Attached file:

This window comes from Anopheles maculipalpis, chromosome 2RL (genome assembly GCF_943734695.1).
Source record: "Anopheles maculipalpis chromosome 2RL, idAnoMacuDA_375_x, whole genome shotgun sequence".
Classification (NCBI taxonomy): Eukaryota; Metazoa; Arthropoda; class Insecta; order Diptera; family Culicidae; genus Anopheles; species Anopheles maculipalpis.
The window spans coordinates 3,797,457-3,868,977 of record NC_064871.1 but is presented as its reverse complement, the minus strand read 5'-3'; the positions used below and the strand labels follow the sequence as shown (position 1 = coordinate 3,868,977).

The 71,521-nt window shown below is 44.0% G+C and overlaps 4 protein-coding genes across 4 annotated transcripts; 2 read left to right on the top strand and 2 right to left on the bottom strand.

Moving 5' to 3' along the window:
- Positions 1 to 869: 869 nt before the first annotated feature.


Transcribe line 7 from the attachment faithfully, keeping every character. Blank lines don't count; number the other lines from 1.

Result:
- Positions 1 to 869: 869 nt before the first annotated feature.